Eczema: Tips to help children feel better
Our team of professionals and staff believe that informed patients are better equipped to make decisions regarding their health and well-being. For your personal use, we have created an extensive patient library covering an array of educational topics, which can be found on the side of each page. Browse through these diagnoses and treatments to learn more about topics of interest to you.
- Acanthosis nigricans
- Acne scars
- Actinic keratosis
- Alopecia areata
- Atopic dermatitis
- Basal cell carcinoma
- Botulinum toxin
- Chemical peel
- Contact dermatitis
- Dry skin
- Dermatofibrosarcoma protuberans
- Dyshidrotic eczema
- Genital warts
- Hair loss
- Head lice
- Herpes simplex
- Hidradenitis suppurativa
- Ichthyosis vulgaris
- Keratosis pilaris
- Laser hair removal
As always, you can contact our office to answer any questions or concerns.
Most children’s atopic dermatitis, often called eczema, does not have a clear cause, such as an allergy, dermatologists say most eczema will improve with good skin care. Research shows that by treating the eczema, the better the skin can function.
With eczema, the skin can become very dry, itchy, and crack, which lets in germs that can cause skin infections. With treatment, the protective barrier of the skin can be restored. Good skin care can go a long way in helping the skin heal and prevent infection.To reduce the severity of and frequency of eczema flare-ups in children, dermatologists recommend parents follow these tips:
- Bathe your child in warm — not hot — water.
- Limit your child’s time in the bath to 5 or 10 minutes.
- Use cleanser only when needed and make sure the cleanser is mild and fragrance-free. Do not use bubble bath.
- If your child’s eczema is frequently infected, twice-weekly bleach baths may be beneficial. Discuss this option with your child’s dermatologist.
- After bathing, gently pat your child’s skin partially dry.
- If your child has medicine that you apply to the skin, apply medicine when your child’s skin is almost dry and use the medicine as directed.
- Apply moisturizer on top of the medicine and to the rest of your child’s skin.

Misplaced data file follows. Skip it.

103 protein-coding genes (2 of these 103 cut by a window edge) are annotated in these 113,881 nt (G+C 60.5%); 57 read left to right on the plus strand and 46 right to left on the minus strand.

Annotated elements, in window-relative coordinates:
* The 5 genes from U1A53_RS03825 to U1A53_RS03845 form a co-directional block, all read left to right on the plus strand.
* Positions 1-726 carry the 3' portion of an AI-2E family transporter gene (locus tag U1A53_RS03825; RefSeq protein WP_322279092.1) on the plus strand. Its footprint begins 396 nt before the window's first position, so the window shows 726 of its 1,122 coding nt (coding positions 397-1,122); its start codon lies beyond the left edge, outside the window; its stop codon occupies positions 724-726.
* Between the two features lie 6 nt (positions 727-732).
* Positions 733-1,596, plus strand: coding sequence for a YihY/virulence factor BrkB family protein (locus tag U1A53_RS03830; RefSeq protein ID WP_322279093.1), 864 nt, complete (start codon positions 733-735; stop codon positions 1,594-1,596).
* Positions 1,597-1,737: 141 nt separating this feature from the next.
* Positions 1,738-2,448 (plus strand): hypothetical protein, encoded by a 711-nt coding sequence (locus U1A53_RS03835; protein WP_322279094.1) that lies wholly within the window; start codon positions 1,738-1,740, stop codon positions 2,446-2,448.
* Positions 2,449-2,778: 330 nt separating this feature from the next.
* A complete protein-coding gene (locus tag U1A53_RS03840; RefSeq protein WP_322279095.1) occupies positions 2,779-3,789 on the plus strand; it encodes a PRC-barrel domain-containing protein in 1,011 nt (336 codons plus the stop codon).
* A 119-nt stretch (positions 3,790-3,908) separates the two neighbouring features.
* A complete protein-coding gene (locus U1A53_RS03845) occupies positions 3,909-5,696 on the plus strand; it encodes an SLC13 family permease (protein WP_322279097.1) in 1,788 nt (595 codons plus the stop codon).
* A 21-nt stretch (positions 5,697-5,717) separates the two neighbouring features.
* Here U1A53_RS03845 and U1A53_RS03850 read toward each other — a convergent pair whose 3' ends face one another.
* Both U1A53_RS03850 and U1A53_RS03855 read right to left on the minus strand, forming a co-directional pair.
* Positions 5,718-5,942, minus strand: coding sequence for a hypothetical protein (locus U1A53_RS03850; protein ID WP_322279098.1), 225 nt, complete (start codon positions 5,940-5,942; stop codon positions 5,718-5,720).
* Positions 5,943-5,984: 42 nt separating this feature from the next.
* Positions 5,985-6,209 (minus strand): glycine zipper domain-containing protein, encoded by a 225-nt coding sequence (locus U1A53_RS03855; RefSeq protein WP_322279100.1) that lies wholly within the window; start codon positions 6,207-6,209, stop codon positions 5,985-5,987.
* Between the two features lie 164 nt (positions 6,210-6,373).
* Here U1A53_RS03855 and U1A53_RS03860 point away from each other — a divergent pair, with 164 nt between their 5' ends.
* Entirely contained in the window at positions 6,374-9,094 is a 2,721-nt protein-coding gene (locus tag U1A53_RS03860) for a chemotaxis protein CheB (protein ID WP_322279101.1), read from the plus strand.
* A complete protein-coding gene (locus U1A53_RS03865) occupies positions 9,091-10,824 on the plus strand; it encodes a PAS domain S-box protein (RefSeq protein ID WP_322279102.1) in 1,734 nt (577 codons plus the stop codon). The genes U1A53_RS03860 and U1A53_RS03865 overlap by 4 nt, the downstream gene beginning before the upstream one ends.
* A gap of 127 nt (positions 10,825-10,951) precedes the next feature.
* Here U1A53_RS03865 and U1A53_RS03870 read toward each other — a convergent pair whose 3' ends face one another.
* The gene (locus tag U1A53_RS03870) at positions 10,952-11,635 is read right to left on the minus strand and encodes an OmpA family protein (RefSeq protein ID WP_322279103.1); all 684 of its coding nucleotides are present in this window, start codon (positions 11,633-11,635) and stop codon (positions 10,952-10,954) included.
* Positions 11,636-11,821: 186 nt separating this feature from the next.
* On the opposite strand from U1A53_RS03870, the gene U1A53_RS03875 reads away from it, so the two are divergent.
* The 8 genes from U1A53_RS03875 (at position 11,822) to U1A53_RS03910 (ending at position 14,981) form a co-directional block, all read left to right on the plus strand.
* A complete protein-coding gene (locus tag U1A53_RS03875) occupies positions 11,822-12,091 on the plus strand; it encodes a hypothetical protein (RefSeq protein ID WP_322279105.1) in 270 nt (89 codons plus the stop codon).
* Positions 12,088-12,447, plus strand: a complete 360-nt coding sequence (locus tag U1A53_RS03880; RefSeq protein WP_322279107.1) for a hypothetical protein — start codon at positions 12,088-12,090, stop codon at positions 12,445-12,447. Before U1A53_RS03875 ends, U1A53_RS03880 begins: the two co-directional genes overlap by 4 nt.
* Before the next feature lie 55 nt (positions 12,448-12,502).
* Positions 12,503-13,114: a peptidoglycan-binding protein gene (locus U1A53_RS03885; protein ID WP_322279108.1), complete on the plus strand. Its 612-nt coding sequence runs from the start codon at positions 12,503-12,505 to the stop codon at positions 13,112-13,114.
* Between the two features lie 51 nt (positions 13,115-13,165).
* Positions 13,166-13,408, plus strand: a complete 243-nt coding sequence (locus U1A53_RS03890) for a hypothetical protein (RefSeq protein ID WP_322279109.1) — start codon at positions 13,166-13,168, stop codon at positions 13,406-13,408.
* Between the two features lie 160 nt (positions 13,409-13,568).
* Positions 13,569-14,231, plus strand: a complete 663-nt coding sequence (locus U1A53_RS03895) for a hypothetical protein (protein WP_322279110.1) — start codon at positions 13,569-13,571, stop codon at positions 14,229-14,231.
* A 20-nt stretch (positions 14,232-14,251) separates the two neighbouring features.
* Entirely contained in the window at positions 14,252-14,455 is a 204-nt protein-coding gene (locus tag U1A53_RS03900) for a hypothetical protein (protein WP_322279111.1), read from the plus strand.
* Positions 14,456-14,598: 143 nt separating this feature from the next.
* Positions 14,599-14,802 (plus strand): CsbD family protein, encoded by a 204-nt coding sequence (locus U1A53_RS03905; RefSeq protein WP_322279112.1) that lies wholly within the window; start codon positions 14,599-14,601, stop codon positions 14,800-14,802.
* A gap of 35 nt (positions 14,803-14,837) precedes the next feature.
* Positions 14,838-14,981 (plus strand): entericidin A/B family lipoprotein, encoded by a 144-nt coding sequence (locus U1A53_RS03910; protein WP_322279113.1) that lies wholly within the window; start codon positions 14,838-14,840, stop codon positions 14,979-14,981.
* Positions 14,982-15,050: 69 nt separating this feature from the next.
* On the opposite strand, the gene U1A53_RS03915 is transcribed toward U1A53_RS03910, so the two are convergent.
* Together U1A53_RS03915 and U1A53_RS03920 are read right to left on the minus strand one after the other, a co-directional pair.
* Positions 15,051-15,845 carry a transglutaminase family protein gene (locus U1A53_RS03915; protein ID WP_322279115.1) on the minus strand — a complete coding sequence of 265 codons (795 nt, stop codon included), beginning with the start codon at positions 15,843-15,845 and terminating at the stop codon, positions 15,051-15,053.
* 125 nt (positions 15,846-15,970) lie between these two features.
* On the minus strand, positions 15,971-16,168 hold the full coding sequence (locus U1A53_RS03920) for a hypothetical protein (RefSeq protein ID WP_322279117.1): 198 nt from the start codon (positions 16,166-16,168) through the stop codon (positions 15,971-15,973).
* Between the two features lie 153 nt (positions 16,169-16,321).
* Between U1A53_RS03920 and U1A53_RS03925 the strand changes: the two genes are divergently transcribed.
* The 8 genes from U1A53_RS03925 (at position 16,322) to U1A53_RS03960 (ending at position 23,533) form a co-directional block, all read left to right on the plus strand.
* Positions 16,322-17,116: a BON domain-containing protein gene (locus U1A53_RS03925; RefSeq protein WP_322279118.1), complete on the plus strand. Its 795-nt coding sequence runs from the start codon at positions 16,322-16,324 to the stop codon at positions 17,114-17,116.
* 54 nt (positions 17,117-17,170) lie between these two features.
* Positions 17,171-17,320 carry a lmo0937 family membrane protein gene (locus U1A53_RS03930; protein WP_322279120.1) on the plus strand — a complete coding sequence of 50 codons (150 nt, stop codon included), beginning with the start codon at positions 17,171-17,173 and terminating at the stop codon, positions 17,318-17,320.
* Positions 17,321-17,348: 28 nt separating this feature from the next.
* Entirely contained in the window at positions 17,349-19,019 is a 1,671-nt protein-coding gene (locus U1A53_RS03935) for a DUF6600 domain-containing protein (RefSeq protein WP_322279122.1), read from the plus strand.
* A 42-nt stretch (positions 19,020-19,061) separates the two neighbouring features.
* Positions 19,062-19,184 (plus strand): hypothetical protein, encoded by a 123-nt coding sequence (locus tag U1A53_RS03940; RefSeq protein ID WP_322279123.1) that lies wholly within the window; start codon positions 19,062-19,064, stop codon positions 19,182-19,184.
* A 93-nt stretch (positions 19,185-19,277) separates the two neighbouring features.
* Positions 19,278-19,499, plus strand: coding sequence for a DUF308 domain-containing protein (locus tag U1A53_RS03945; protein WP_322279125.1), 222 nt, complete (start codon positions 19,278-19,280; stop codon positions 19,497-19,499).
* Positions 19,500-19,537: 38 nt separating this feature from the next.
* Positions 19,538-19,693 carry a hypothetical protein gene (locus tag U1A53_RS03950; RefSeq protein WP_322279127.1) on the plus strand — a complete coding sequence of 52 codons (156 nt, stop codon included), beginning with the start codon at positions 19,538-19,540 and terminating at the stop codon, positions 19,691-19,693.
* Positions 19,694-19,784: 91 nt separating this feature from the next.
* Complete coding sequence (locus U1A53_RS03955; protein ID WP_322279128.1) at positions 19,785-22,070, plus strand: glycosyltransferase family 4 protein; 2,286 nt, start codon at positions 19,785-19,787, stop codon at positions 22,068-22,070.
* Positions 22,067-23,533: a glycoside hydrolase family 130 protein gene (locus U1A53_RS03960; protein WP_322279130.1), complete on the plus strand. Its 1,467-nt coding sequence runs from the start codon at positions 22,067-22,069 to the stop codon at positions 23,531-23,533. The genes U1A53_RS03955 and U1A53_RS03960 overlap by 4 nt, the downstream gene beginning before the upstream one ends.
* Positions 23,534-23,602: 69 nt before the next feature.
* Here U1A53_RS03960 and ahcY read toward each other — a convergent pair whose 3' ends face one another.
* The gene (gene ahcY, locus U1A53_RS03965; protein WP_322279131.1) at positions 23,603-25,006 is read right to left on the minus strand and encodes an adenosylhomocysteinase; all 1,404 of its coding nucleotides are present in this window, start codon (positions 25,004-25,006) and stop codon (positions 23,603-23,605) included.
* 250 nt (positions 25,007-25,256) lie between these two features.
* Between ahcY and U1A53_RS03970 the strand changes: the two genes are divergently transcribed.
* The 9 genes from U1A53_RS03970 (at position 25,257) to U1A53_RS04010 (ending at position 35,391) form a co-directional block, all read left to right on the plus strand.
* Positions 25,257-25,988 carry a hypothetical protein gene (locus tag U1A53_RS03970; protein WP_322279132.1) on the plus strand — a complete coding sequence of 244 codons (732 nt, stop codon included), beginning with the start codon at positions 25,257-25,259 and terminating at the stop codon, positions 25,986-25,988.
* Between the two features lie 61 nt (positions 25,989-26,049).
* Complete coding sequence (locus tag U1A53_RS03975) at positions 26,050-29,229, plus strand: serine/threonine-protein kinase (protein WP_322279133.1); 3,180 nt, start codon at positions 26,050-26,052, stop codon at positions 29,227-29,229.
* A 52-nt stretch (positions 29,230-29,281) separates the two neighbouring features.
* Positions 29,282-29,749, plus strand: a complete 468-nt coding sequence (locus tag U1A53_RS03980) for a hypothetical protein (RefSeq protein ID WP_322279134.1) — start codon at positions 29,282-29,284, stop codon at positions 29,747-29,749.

- When selecting a moisturizer, consider choosing a thick cream or ointment.
- Some children do better with fragrance-free products, so consider petroleum jelly — an inexpensive, fragrance-free product that works well for many children.
- When selecting a product, “trial and error” sampling of different types may help to identify the best moisturizer for your child.
- For best results, apply moisturizer at least twice a day. This prevents dryness and cracking. It also can decrease the need for eczema medications.
- If your child has severe itching and scratching, ask your child’s dermatologist about wet wrap therapy. This can reduce swelling and lessen the desire to scratch.
- Keep your child’s fingernails short and smooth. This decreases the likelihood that scratching will puncture the skin. Putting cotton gloves on your child’s hands at night may help prevent scratching during sleep.
- Keep temperature and humidity levels comfortable. Avoid situations in which the air is extremely dry, or where your child may sweat and overheat. This is the most common trigger of the itch/scratch cycle.
- Using a laundry detergent made for sensitive skin may be beneficial. Scented fabric softener or dryer sheets may contribute to irritation.
- Only use the recommended amount of detergent.
- Use enough water for adequate rinsing.
- Buy clothes without tags becaue tags can rub against the skin, causing irritation.
- Wash your child’s new clothes before wearing. This will remove excess dyes and fabric finishers, which can irritate the skin.